Bank of England's Ian McCafferty says interest rates could rise this year "data dependent"

 
Jessica Morris
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Official data showed wages grew at a rate of 2.7 per cent between February and April (Source: Getty)

The Bank of England's Ian McCafferty reportedly said interest rates could rise before the end of this year depending on the strength of future economic data.

"Financial markets still believe that an interest rate rise is unlikely until May or June next year, and economists suggest February or March," The Courier said he told the Dundee and Angus Chamber of Commerce yesterday.

"Either of those dates and the possibility of a late rise before the end of this year are critically going to be data dependent."

The Bank of England has held interest rates at a record low of 0.5 per cent for over six years now - nevertheless recently officials have warned that a hike is getting closer.

McCafferty was one of two members of the monetary policy committee who voted for an interest rate hike last year, nevertheless he reversed his stance in January amid tumbling inflation. He's since said that the time for an interest rate rise is drawing closer, as the effects of low food and oil prices on inflation begin to fade.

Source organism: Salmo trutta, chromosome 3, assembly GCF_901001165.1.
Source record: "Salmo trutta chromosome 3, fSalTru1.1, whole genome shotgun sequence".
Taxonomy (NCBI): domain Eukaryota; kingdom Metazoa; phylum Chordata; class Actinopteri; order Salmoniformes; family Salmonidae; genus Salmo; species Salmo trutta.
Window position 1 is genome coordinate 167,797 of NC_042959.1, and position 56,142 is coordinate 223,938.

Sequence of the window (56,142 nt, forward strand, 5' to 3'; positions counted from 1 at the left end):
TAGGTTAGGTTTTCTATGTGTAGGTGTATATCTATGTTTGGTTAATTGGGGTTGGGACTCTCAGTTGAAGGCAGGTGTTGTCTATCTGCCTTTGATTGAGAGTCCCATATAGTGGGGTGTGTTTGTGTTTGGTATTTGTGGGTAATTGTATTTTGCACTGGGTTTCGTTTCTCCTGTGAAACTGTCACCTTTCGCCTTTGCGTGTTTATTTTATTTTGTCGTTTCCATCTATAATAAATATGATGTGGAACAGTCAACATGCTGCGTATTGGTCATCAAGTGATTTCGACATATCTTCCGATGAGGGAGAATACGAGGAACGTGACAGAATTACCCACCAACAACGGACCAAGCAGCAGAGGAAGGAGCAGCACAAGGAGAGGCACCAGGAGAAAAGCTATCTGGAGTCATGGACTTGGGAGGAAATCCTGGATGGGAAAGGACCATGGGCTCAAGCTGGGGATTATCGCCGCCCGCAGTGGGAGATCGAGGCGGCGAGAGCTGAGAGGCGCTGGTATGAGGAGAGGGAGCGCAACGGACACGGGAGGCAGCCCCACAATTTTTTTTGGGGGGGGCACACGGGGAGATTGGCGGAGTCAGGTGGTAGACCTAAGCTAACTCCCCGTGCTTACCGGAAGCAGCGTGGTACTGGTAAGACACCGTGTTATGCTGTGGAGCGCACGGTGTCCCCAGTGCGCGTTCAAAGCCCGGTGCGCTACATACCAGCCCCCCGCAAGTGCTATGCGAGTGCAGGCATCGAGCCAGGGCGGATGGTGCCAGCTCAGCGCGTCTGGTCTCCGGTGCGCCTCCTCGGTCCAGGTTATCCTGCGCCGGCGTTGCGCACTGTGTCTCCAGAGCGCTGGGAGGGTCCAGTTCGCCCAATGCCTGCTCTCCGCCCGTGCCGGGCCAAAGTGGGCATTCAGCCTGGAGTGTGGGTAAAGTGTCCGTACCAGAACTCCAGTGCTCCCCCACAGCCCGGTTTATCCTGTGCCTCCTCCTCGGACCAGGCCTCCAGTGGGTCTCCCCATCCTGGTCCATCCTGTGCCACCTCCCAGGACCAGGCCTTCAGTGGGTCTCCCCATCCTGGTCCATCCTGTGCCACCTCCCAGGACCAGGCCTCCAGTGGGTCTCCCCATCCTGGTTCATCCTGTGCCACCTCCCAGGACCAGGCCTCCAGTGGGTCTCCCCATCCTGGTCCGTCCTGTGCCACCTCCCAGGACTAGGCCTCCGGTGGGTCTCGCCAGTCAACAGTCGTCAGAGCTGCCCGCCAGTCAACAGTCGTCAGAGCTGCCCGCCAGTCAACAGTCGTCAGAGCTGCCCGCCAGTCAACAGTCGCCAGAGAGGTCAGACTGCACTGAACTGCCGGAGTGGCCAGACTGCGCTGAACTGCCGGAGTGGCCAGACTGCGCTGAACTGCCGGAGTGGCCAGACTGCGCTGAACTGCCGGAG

Additionally, another MPC member Kristin Forbes said interest rates would rise in the "not too distant future".

Official data released earlier this week showed wages grew at a rate of 2.7 per cent between February and April, the fastest rate since August 2001, and also outpacing inflation which is currently 0.1 per cent.

At the time, economists said continued improvements would ramp up pressure on Threadneedle Street to hike interest rates, especially if the economy continues to show signs of healthy growth.

"The key take-away is that, if the pace of economic growth revives, as widely expected, the recent upturn in pay takes away the main remaining argument to hold off with raising interest rates, and pressure to tighten policy looks set to build significantly as we move into the second half of the year," Chris Williamson, chief economist at Markit, said.

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